In contrast, Christ has brought salvation to the world, not by merely giving us a religious code of conduct, but by making us participants in His divine life by grace. By becoming fully human even as He remains fully divine, He has restored and fulfilled the basic human vocation to become like God in holiness. Only the God-Man could do that. If we are truly united with Him in faith, then His boundless love must become characteristic of our lives. Among other things, that means gaining the spiritual health to show our neighbors the same mercy we have received from the Savior. Doing that even for those we love most in life is difficult because our self-centeredness makes it hard to give anyone the same consideration we want for ourselves. The challenge of conveying Christ’s love to people we do not like or members of groups we are inclined to hate or fear for some reason may seem impossibly hard.
Remember, however, what the Samaritan in the parable did for the robbed and beaten man. He administered first aid, took him to an inn, paid the innkeeper to care for him, and promised to pay for any additional expenses when he returned. Christ does the same for us in baptism, the Eucharist, and the full sacramental life of the Church, which is a hospital for our recovery from the ravages of sin. He also calls us to spiritual disciplines—such as prayer, fasting, and almsgiving—through which we prepare to welcome Him during the Nativity Fast as we open ourselves to receive the healing necessary to convey His mercy to our neighbors. He enables us to pursue a life of faith and faithfulness through the ministries of His Body, the Church, as a sign of the salvation of the world.
People who are recovering from severe injuries must cooperate with their physicians and therapists in order to become well. They have to take their medicine, exercise, and accept other inconvenient and painful disciplines in order to regain good health and function. In order to grow in our ability to receive the Savior at His birth and to manifest His compassionate love to our neighbors, we must approach the Christian life with even greater dedication.
This is not an exercise in self-righteous legalism, as though we somehow worked the healing of our souls merely by following a set of rules as individuals or members of a society. As St. Paul wrote, “For by grace you have been saved through faith; and this is not your own doing, it is the gift of God—not because of works, lest any man should boast. For, we are His workmanship, created in Christ Jesus for good works, which God prepared beforehand, that we should walk in them.” The point is not merely to satisfy a legal requirement or to try to earn something from God in a fashion that would tempt us to condemn those we define as outsiders. It is, instead, to be so fully united with Christ that His merciful love becomes characteristic of us in the greatest test of all: how we treat the people we are inclined to disregard. If we receive Communion, we must live in communion with the Lord by becoming more like Him in holiness. All the holy mysteries of the Church strengthen us to become better living icons of the Savior, which must shape how we treat the people we encounter every day. He has conquered death for the salvation of all, regardless of any of the outward characteristics that we are tempted to hold up as false gods due to our own pride.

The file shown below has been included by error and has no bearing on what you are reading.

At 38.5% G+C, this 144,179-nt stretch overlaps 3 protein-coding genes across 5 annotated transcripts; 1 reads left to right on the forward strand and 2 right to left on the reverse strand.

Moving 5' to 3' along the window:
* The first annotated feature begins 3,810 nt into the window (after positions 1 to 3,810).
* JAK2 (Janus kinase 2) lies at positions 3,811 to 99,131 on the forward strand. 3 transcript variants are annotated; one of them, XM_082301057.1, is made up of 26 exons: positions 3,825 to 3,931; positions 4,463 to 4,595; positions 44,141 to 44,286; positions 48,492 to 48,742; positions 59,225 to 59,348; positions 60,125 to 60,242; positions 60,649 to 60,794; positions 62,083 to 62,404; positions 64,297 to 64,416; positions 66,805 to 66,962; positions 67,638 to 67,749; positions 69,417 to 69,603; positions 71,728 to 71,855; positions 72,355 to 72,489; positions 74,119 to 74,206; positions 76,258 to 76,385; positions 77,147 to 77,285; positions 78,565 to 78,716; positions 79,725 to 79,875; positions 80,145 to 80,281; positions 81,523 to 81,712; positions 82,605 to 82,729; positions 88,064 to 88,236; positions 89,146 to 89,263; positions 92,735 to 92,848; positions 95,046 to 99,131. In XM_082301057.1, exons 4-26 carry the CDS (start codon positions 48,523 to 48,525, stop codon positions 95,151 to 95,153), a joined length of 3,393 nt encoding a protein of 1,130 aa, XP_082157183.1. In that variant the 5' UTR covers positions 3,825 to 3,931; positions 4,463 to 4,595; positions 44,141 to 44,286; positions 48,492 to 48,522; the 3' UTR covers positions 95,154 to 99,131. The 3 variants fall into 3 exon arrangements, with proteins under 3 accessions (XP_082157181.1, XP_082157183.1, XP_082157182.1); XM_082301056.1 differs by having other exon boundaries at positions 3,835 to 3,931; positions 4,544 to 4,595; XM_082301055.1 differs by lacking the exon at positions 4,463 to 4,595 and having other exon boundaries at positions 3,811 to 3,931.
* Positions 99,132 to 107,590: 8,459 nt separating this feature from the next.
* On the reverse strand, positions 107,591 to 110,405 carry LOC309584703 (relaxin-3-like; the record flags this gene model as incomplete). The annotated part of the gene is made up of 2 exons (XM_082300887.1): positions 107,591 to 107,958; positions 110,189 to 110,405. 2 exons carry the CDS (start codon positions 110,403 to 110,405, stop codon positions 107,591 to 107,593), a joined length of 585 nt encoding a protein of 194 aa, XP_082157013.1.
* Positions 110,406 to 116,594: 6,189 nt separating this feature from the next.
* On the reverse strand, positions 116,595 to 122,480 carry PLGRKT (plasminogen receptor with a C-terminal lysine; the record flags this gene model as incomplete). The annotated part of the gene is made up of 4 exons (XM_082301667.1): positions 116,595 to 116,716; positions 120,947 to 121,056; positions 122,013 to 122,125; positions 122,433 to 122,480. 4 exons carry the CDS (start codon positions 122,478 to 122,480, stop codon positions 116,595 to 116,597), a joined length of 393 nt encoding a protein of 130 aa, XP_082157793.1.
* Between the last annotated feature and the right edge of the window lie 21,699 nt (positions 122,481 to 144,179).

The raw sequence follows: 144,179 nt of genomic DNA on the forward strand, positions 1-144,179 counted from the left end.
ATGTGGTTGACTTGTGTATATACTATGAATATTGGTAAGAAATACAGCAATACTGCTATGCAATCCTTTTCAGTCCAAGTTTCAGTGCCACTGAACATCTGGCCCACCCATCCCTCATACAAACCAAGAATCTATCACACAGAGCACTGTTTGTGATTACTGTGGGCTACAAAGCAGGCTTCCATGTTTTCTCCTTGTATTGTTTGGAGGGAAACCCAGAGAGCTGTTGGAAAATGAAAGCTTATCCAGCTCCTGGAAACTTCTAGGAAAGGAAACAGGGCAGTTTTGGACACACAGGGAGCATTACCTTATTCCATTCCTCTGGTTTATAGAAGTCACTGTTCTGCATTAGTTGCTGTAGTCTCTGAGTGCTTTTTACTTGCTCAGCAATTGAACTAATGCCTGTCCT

The more we conform our character to that of the Savior Who was born for the salvation of the world, the less we will have the attitude of the lawyer who tried to narrow down his list of neighbors. The more we share in His life, the more we will overcome the spiritual blindness that so easily tempts us to justify ourselves in thinking that any person or group is somehow not worthy of our care and compassion. Our calling is to entrust ourselves to Christ such that His divine glory shines through us as a sign of His gracious intentions for all who bear His image and likeness. It is to become people of such faith and faithfulness that the way of Christ becomes characteristic of every dimension of who we are in this world. That is what it means to prepare our hearts to welcome the Savior at His birth. That is what it means to “’Go and do likewise.’”